Motivation and emotion/Book/2011/Shame
Understanding and managing feelings of shame
Shame is about the whole self.
When the concept of shame crops up in ordinary conversation, it tends to be as an important quality we see lacking in others rather than ourselves. The thief who robs the pensioner "has no shame"; someone who steps over perceived boundaries of public propriety may be labelled "shameless"; protesters may be seen pointing an accusing finger of shame at the Government which they believe has failed them; or there may be talk of "naming and shaming" those who have covered up some offence against a moral code. These examples suggest that shame plays a regulatory role in social or moral terms. However, they do not provide a full account of what it means to actually experience shame.
Experiences of such a powerful negative emotion as shame can be very challenging to recall and even more difficult to disclose. When shame plays a major role in daily lived experience, the situation can be even more painful. This chapter is intended to help you understand how shame works and explore ways to manage this intense emotion effectively.
These three scenarios are intended to help you to think about what it means to experience shame.
Ms Tweet's storyMs Tweet and Mr Happy are having a good humoured exchange on Twitter. Mr Happy is honeymooning in an exotic location and is keeping all his Twitter friends jealous by tweeting photos of the high life at the resort. All goes well until Ms Tweet laughingly comments on one of his holiday snaps,
Mr Trev's storyA 45 year old man, Mr Trev, walks into the unemployment office, head down, eyes fixed on the floor. After a long uneasy wait, sitting hunched in the waiting room, the man is interviewed by a smartly dressed young woman, Ms Clark. His unemployment assistance claim form is blank apart from his poorly printed name.
What is shame?
Shame is considered to be part of a set of self-conscious emotions which also includes guilt, embarrassment, social anxiety and pride (Leary, 2007). This suite of emotions are grouped together because they all involve making some sort of evaluation of ourselves based on how we expect real or imagined others are judging us (Leary). It is not classed as a core emotion: we are not born with the ability to make these types of judgements (Tangney, Stuewig,& Mashek, 2007). These emotions therefore rely on our development of objective self-awareness, an ability to make inferences about the views of others, as well as internalised standards against which we evaluate ourselves (Leary; Lewis, 1995, p. 91; Tangney et al., 2007).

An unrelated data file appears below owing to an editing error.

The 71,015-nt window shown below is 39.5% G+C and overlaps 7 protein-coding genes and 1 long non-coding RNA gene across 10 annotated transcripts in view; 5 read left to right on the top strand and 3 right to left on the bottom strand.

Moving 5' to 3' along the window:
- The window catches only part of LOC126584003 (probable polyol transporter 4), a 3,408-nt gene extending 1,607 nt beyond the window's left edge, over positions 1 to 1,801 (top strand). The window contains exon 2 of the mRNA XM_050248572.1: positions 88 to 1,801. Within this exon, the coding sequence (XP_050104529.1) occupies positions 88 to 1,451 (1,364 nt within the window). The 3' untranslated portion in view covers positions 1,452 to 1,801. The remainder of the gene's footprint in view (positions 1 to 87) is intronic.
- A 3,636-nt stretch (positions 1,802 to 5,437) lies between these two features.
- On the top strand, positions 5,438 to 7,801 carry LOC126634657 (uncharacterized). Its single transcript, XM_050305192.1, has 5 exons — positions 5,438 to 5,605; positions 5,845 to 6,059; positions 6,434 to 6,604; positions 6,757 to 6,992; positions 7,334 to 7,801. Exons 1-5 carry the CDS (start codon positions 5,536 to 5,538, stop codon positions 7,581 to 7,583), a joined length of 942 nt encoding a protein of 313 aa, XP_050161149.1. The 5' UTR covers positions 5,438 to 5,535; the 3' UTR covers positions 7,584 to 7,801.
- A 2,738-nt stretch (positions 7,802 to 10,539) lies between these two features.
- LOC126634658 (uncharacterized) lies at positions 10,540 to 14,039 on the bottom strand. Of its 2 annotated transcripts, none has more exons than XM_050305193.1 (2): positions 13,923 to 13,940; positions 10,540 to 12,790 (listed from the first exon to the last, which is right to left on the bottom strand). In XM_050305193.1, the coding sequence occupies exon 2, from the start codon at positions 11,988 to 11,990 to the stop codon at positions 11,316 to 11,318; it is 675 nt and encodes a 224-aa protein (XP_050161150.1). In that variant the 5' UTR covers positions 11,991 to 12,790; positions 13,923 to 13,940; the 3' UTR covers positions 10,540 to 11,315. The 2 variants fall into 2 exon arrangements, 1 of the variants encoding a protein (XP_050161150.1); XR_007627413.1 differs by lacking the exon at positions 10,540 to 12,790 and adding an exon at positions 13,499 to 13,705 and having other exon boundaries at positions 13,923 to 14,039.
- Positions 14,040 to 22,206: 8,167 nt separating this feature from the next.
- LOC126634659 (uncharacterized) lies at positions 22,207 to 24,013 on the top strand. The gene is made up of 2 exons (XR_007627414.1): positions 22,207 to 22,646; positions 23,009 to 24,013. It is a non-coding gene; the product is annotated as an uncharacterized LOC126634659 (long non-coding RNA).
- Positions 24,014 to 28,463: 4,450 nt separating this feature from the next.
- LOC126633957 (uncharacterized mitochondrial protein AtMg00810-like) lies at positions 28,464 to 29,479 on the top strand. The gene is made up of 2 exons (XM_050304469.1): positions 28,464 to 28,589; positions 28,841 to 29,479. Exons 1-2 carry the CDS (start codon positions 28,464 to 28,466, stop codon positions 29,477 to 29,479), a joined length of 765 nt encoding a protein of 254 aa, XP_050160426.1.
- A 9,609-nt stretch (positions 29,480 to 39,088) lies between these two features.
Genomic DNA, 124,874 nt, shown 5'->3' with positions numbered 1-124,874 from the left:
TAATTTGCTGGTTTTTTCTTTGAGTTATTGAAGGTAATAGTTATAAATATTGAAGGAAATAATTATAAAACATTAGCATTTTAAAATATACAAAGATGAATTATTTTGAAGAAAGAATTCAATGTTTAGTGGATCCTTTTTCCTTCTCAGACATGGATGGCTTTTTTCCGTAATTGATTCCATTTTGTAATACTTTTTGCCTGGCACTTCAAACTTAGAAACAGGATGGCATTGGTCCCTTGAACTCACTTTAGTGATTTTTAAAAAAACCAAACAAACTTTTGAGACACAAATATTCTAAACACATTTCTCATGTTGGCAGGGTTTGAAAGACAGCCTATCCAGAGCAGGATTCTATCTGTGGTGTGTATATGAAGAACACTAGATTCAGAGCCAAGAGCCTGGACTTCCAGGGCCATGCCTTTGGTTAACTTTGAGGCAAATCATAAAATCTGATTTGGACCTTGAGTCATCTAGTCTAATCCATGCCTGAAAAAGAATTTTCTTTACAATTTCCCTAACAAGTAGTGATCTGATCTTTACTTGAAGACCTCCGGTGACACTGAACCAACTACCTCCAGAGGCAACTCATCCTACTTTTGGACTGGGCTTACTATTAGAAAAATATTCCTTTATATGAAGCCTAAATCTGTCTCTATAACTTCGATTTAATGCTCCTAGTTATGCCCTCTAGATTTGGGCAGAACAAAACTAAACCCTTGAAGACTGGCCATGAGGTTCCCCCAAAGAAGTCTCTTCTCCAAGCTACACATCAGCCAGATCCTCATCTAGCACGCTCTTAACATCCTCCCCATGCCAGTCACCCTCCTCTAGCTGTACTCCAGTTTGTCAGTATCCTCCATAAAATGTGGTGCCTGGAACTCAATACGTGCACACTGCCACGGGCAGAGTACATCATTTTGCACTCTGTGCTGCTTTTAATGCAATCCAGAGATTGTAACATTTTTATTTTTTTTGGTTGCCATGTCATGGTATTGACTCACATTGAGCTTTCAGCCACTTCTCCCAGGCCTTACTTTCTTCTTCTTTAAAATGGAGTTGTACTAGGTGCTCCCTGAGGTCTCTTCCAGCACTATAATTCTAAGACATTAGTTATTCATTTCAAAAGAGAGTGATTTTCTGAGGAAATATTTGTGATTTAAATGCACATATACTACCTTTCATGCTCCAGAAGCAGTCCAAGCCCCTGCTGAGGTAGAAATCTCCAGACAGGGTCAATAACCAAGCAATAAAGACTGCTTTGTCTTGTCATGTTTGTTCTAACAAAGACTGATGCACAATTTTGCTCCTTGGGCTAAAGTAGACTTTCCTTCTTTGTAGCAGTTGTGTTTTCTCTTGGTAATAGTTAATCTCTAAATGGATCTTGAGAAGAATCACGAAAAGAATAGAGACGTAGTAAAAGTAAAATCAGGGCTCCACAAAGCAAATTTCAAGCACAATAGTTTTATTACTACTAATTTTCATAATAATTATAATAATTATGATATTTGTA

With shame, an intensely painful emotion, the result of this evaluation is the feeling that our entire self is defective (Tangney et al., 2007). This may be referred to as "internal shame" (Brown, Linehan, Comtois, Murray, & Chapman, 2009). Shame also exposes us as flawed and vulnerable to others who we believe react to this imperfect self with contempt and disgust (Lewis, 1995). This "external shame" drives the desire to conceal the flawed aspects of ourselves from others to avoid potential rejection (Brown, et al., 2009). It is also possible to experience shame vicariously through the actions of others closely associated with us, such as if a family member or friend were found to be a paedophile (Leary, 2007).
The shamed body and brain: Physiological changes associated with shame
A series of Facial Action Coding System (FACS) photographs of people showing typical expressions of the self-conscious emotions of shame, embarrassment and pride have recently been tested and developed (Tracy, Robins & Schriber, 2009). These photos along with those for other emotions, such as anger and disgust, can be viewed at UC Davis Set of Emotion Expressions.
The experience of shame is associated with changes to emotional expression, physical reactions, body chemistry, and brain activity (Beer, Heerey, Keltner, Scabini & Knight, 2003; Leary, 2007; Lewis, 1971; Tangney et al., 2007; Tracy, Robins & Schriber, 2009). The most obvious changes relate to emotional expression and some physical reactions:
- The person adopts a shame posture)which involves making the body into as small a target as possible by lowering the head, curving the spine, and closing the eyes or averting the gaze (Beer et al. 2003; Leary; Lewis; Tangney et al.;Tracy, et al., 2009).
- Other observable changes include nervous smiling, blushing, sweating or tears (Leary, 2007; Lewis, 1971).
The changes that occur within the body are more subtle. Tangney and colleague's (2007) comprehensive review points to emerging evidence that shame is associated with increased cortisol levels, heightened immune response, and higher levels of cardiovascular reactivity (increased heart rate and blood pressure). Cortisol helps the body access extra energy stores by raising blood sugar levels (Dickerson et al., 2004). The heightened immune response involves proinflammatory cytokines which are associated with "sickness behaviours" (Dickerson et al.; Slavich, O'Donovan, Epel & Kemeny, 2010). In other words, like someone with a bad cold, the shamed person may feel lethargic, with a decreased desire for physical exertion or social interaction (Dickerson et al.; Slavich et al., 2010). These changes may help the body prepare to respond to the shaming situation, providing additional motivation needed to withdraw from a potentially damaging social threat (Dickerson et.al; Slavich et al.). Shame is a particularly strong trigger of this stress response (Dickerson et al.). The chapter on Handling Stress covers the neurological aspects of stress in more detail.